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    ABSTRACT: The human brain is a highly specialized organ containing nearly 170 billion cells with specific functions. Development of the brain requires adequate proliferation, proper cell migration, differentiation and maturation of progenitors. This is in turn dependent on spatial and temporal coordination of gene transcription, which requires the integration of both cell intrinsic and environmental factors. Histone acetyltransferases (HATs) are one family of proteins that modulate expression levels of genes in a space- and time-dependent manner. HATs and their molecular complexes are able to integrate multiple molecular inputs and mediate transcriptional levels by acetylating histone proteins. In mammals, 19 HATs have been described and are separated into five families (p300/CBP, MYST, GNAT, NCOA and transcription-related HATs). During embryogenesis, individual HATs are expressed or activated at specific times and locations to coordinate proper development. Not surprisingly, mutations in HATs lead to severe developmental abnormalities in the nervous system and increased neurodegeneration. This review focuses on our current understanding of HATs and their biological roles during neural development.
    Cell and Tissue Research 05/2014; 356(3). DOI:10.1007/s00441-014-1835-7 · 3.33 Impact Factor
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    • "Given that typical human exomes carry between zero and five high confidence de novo coding variants [9,13,14,33-39] and the inclusive approach to generating the primary gene list (over 1,000 genes included in each case), the identification of a previously unreported de novo missense variant in the KMT2A gene in a single case is not by itself a significant finding. However, combined with the phenotypic overlap between individuals with de novo variants in KMT2A with WSS and these two unrelated patients, these findings strongly implicate a causal relationship between the observed variants and the clinical presentation of these individuals. "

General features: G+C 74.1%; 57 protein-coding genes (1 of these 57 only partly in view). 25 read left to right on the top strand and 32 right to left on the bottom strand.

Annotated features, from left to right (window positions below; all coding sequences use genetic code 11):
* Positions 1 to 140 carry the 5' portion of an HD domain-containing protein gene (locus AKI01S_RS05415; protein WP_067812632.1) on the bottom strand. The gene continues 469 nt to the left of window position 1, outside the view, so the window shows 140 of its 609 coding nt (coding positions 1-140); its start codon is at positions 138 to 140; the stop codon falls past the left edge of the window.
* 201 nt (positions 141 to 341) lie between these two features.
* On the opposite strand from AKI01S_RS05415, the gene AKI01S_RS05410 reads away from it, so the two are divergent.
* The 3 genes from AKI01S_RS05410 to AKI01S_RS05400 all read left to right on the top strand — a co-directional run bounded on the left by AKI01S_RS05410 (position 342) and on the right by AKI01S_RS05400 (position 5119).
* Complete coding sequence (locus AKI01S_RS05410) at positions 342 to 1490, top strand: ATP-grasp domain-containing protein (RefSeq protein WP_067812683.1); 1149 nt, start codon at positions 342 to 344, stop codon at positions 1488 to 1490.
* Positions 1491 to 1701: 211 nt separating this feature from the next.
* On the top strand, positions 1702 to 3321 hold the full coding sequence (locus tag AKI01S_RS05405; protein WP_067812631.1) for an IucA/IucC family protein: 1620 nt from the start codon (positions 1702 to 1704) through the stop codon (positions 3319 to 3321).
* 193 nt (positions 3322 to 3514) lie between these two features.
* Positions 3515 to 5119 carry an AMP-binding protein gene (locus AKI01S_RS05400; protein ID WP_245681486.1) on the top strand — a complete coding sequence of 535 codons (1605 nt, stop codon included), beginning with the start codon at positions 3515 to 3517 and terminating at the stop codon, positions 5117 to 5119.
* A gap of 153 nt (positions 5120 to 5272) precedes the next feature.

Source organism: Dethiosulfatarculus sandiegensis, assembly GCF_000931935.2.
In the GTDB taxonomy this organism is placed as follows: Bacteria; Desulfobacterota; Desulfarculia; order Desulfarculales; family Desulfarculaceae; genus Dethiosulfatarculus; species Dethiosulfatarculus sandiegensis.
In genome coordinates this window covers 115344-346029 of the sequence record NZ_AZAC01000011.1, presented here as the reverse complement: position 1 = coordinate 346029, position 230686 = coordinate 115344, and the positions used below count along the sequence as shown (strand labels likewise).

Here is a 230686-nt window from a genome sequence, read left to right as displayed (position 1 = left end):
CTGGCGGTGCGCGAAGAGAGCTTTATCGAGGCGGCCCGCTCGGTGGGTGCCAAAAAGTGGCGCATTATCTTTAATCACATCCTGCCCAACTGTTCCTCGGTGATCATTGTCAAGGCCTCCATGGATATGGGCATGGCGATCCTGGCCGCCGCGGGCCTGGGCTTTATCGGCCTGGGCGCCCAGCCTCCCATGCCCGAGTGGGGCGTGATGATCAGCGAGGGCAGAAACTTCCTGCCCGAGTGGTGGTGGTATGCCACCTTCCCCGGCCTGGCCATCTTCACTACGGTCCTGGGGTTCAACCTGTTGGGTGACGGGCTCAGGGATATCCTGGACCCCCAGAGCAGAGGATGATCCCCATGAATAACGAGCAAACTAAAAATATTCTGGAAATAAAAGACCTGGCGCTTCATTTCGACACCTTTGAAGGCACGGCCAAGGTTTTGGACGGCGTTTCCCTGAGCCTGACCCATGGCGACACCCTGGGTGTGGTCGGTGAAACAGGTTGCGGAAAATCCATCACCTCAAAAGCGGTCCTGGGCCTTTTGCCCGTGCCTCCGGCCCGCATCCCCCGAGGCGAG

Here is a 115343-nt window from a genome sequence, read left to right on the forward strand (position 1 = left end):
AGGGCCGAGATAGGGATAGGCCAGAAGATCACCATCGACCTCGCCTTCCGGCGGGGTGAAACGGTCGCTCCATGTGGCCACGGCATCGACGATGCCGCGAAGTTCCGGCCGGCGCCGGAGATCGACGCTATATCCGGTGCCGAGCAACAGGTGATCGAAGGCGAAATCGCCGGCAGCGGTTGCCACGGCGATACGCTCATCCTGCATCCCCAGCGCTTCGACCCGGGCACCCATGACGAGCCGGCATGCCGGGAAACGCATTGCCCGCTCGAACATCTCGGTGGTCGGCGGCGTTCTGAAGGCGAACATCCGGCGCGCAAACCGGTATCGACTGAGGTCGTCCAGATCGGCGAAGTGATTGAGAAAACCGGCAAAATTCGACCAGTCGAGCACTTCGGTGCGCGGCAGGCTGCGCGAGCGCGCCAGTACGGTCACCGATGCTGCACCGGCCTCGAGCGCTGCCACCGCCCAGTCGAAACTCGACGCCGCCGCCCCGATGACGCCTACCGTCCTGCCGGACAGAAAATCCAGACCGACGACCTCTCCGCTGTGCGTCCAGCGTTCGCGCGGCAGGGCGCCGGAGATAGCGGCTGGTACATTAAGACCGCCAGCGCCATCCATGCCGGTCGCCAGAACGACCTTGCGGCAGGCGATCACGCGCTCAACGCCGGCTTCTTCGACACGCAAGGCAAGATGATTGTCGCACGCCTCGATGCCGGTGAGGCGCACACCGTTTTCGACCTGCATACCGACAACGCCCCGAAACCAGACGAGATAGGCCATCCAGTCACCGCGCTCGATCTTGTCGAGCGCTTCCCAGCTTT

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    ABSTRACT: Background Wiedemann-Steiner Syndrome (WSS) is characterized by short stature, a variety of dysmorphic facial and skeletal features, characteristic hypertrichosis cubiti (excessive hair on the elbows), mild-to-moderate developmental delay and intellectual disability. [MIM#: 605130]. Here we report two unrelated children for whom clinical exome sequencing of parent-proband trios was performed at UCLA, resulting in a molecular diagnosis of WSS and atypical clinical presentation. Case presentation For patient 1, clinical features at 9 years of age included developmental delay, craniofacial abnormalities, and multiple minor anomalies. Patient 2 presented at 1 year of age with developmental delay, microphthalmia, partial 3–4 left hand syndactyly, and craniofacial abnormalities. A de novo missense c.4342T>C variant and a de novo splice site c.4086+G>A variant were identified in the KMT2A gene in patients 1 and 2, respectively. Conclusions Based on the clinical and molecular findings, both patients appear to have novel presentations of WSS. As the hallmark hypertrichosis cubiti was not initially appreciated in either case, this syndrome was not suspected during the clinical evaluation. This report expands the phenotypic spectrum of the clinical phenotypes and KMT2A variants associated with WSS.
    BMC Medical Genetics 05/2014; 15(1):49. DOI:10.1186/1471-2350-15-49 · 2.45 Impact Factor